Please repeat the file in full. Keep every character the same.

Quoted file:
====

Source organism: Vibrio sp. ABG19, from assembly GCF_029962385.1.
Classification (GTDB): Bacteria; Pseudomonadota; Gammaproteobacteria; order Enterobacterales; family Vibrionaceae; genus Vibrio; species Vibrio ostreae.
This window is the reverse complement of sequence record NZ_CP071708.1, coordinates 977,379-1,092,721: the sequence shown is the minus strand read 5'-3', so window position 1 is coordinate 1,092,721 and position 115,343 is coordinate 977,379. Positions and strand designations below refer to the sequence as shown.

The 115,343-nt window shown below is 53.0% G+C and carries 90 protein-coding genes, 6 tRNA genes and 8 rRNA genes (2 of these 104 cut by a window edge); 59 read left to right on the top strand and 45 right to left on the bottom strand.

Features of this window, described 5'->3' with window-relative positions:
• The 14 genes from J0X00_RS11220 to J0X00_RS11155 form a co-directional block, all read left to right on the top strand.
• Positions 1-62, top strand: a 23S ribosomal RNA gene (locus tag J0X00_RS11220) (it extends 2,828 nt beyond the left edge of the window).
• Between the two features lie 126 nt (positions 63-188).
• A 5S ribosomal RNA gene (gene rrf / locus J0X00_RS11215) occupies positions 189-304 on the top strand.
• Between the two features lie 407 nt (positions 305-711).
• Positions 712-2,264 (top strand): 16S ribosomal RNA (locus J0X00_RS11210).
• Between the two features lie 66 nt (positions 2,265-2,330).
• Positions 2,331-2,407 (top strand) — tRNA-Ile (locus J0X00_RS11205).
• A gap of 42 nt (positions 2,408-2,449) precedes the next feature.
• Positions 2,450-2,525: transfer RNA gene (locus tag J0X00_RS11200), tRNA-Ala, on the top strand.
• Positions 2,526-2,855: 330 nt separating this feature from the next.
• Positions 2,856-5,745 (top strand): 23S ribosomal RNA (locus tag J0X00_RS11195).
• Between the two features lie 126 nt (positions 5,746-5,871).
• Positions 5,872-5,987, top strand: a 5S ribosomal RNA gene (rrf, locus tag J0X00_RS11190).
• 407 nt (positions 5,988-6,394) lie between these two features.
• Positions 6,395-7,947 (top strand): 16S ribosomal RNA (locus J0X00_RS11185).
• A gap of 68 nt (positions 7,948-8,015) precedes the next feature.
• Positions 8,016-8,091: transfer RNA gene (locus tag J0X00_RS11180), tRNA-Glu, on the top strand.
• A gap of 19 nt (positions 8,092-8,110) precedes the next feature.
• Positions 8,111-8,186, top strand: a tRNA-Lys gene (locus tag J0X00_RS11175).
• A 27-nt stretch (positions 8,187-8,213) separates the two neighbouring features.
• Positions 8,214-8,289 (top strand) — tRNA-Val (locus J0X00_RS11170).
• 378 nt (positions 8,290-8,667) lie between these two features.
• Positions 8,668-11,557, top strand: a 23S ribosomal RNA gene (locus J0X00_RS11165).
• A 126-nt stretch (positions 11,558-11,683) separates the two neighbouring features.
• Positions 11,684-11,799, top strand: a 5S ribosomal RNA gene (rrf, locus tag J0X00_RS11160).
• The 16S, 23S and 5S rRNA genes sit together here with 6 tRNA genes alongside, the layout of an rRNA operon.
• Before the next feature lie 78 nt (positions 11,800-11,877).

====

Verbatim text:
Source organism: Vibrio sp. ABG19, from assembly GCF_029962385.1.
Classification (GTDB): Bacteria; Pseudomonadota; Gammaproteobacteria; order Enterobacterales; family Vibrionaceae; genus Vibrio; species Vibrio ostreae.
This window is the reverse complement of sequence record NZ_CP071708.1, coordinates 977,379-1,092,721: the sequence shown is the minus strand read 5'-3', so window position 1 is coordinate 1,092,721 and position 115,343 is coordinate 977,379. Positions and strand designations below refer to the sequence as shown.

The 115,343-nt window shown below is 53.0% G+C and carries 90 protein-coding genes, 6 tRNA genes and 8 rRNA genes (2 of these 104 cut by a window edge); 59 read left to right on the top strand and 45 right to left on the bottom strand.

Features of this window, described 5'->3' with window-relative positions:
• The 14 genes from J0X00_RS11220 to J0X00_RS11155 form a co-directional block, all read left to right on the top strand.
• Positions 1-62, top strand: a 23S ribosomal RNA gene (locus tag J0X00_RS11220) (it extends 2,828 nt beyond the left edge of the window).
• Between the two features lie 126 nt (positions 63-188).
• A 5S ribosomal RNA gene (gene rrf / locus J0X00_RS11215) occupies positions 189-304 on the top strand.
• Between the two features lie 407 nt (positions 305-711).
• Positions 712-2,264 (top strand): 16S ribosomal RNA (locus J0X00_RS11210).
• Between the two features lie 66 nt (positions 2,265-2,330).
• Positions 2,331-2,407 (top strand) — tRNA-Ile (locus J0X00_RS11205).
• A gap of 42 nt (positions 2,408-2,449) precedes the next feature.
• Positions 2,450-2,525: transfer RNA gene (locus tag J0X00_RS11200), tRNA-Ala, on the top strand.
• Positions 2,526-2,855: 330 nt separating this feature from the next.
• Positions 2,856-5,745 (top strand): 23S ribosomal RNA (locus tag J0X00_RS11195).
• Between the two features lie 126 nt (positions 5,746-5,871).
• Positions 5,872-5,987, top strand: a 5S ribosomal RNA gene (rrf, locus tag J0X00_RS11190).
• 407 nt (positions 5,988-6,394) lie between these two features.
• Positions 6,395-7,947 (top strand): 16S ribosomal RNA (locus J0X00_RS11185).
• A gap of 68 nt (positions 7,948-8,015) precedes the next feature.
• Positions 8,016-8,091: transfer RNA gene (locus tag J0X00_RS11180), tRNA-Glu, on the top strand.
• A gap of 19 nt (positions 8,092-8,110) precedes the next feature.
• Positions 8,111-8,186, top strand: a tRNA-Lys gene (locus tag J0X00_RS11175).
• A 27-nt stretch (positions 8,187-8,213) separates the two neighbouring features.
• Positions 8,214-8,289 (top strand) — tRNA-Val (locus J0X00_RS11170).
• 378 nt (positions 8,290-8,667) lie between these two features.
• Positions 8,668-11,557, top strand: a 23S ribosomal RNA gene (locus J0X00_RS11165).
• A 126-nt stretch (positions 11,558-11,683) separates the two neighbouring features.
• Positions 11,684-11,799, top strand: a 5S ribosomal RNA gene (rrf, locus tag J0X00_RS11160).
• The 16S, 23S and 5S rRNA genes sit together here with 6 tRNA genes alongside, the layout of an rRNA operon.
• Before the next feature lie 78 nt (positions 11,800-11,877).